Grandma Betty

Published 3 years ago -

Skyler Hesch, Campus Life Editor

This past weekend my Grandma Betty passed away. I thought that writing it would make that ugly, sad truth easier to swallow, but there is still a lump in my throat and tears forming in my eyes, eyes the same shade of blue as hers. While I am going to miss her more than words can describe, I am glad she is no longer suffering. The past few years have been tough. Her skin became pale and thin, she lost a tremendous amount of weight, her nonsense chatter eventually turned into nothing more than noises, and even the noises were far and few inbetween, her blue eyes would see me, but not see me. Her family, the people she loved the most in the whole world, became unfamiliar faces; Alzheimer’s made us strangers.

There are little girls who love their moms and little girls who love their dads, but I was a little girl who loved my Grandma Betty. She was there the day I was born, she was there to hear my first cry, she was there to hold me and make me feel safe on my first day in this big world. The second she saw me, she loved me so much that she decided to have the nurse put ink on my little newborn feet and press them into the sweater she was wearing that day. Over the years, the ink footprints have faded because of use and going through the wash, but the outline of them is still there on that pink sweater she was wearing that day in May of 1998.

I loved going to Grandma Betty’s house. She had a way of making you feel like you were the only person that mattered to her in the entire world. I always felt special, especially when she said, “you’re my girl.” Grandma’s house felt different than home. She did not care about clutter or having things clean all the time. Now that I am older, I understand that she was kind of a hoarder, but as a child, the boxes lining her walls were enthralling and mysterious. Each day she went through something different, carefully looking at each item and seeing value in everything, just like she saw the value in us. She always had so many toys to play with and kept them where we wanted, even if they were an inconvenience to her. I have some of my fondest childhood memories playing spies, house, and detectives at her house on State Street with my cousins,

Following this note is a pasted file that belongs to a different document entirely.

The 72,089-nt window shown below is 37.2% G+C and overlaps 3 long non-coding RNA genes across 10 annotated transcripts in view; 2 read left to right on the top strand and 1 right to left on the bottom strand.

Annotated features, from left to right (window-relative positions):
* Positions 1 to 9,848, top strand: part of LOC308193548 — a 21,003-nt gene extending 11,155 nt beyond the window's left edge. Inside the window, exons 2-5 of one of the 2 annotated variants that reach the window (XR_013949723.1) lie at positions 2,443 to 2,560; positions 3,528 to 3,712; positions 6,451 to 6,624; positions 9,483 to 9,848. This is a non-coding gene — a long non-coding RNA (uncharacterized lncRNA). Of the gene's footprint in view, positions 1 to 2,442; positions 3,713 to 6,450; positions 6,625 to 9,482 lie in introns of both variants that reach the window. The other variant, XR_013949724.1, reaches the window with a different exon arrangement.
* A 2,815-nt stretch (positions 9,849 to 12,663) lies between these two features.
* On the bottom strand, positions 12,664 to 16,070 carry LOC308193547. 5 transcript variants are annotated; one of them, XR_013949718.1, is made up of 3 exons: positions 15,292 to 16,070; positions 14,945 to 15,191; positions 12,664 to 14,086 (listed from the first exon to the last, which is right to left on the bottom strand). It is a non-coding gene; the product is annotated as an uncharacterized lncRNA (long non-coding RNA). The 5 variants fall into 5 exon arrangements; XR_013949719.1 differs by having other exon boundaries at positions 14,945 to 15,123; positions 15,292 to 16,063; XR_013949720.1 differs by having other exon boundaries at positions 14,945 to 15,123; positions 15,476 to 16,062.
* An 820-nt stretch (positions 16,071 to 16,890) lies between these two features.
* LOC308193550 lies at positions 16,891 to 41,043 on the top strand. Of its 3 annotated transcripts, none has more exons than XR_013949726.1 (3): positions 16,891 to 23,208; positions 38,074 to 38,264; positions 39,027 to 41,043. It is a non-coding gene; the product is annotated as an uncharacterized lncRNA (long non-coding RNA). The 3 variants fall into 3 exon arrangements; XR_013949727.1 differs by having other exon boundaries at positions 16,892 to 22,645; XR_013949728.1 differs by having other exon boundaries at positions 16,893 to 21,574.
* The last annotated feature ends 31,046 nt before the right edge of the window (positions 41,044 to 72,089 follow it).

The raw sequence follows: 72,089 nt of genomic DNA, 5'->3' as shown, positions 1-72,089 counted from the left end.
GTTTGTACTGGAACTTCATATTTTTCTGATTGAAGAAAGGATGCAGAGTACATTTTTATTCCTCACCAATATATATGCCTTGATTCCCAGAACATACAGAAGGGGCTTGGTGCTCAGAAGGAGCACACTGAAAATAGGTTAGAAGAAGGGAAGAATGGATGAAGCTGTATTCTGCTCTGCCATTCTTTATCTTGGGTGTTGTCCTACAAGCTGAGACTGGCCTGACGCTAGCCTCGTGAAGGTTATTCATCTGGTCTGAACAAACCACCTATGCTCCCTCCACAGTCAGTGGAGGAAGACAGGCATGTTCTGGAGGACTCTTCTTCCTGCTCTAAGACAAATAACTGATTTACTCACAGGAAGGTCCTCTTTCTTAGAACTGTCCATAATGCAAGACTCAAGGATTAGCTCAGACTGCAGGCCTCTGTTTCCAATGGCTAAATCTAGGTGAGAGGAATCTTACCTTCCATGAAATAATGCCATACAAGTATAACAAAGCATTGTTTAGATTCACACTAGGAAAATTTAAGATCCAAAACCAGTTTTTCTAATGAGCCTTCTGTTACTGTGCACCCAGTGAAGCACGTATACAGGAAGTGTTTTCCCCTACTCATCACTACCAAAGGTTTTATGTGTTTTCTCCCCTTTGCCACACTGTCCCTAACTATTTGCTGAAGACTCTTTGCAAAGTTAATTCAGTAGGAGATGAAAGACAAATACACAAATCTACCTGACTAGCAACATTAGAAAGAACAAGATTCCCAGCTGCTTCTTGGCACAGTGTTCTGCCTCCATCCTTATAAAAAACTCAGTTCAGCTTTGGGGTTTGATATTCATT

setting up Barbie houses, sleeping on her green couches, and watching Disney movies in Sesame Street chairs.

Her hands had a magic touch. They scratched backs, painted ornaments, glued toys back together, crafted decorations, washed dishes, and wiped away tears. They were gentle and patient and giving. Even at the end of her life, her hands which had forgotten how to do most things, still squeezed the hand she was holding, “love squeezes” is what she called them. Grandma Betty always put everyone else first. She wanted us to be happy, no matter what. She always gave the best birthday presents. There were usually practical things, like socks she trimmed with lace or decorated with floral designs, underwear covered in trending movie characters, and clothes, but there was always something fun like art and craft supplies or my favorite gift: a purple Barbie minivan with a battery operated sliding door.

Grandma was my person. When I was little and hated haunted houses, she would wear her big long coat for me to hide in so I did not have to see anything scary. When I was afraid of swimming, Grandma sat with me in the shade and watched me splash in the little pool until I was ready to swim in the big one. When I got yelled at by my parents and ran to my room to cry, Grandma always followed me in to comfort me and wipe away my tears. On our beach vacations, Grandma and I spent hours walking on the beach and collecting shells. She held me after my first hard break up. She beamed with pride as she watched me graduate from high school, something she never got the opportunity to do herself. She was always there for me.

It is hard thinking about all the things she is going to miss. She will never get to see me graduate college, watch me get married, pick up another seashell, or hold her future great-grandchildren. I cannot call her up on the phone and talk to her or ask her how she is doing. I cannot hear her tell me that she loves me the most of everyone and that I have always been her girl. Now that she is gone, I am even more grateful for the things that make me like her: my

height, my eyes, my temper, and the way I love others. While this is one of the hardest things I have ever been through, I am so grateful for the memories, her example of putting family first, and the legacy of love left by my beautiful and sweet Grandma Betty.

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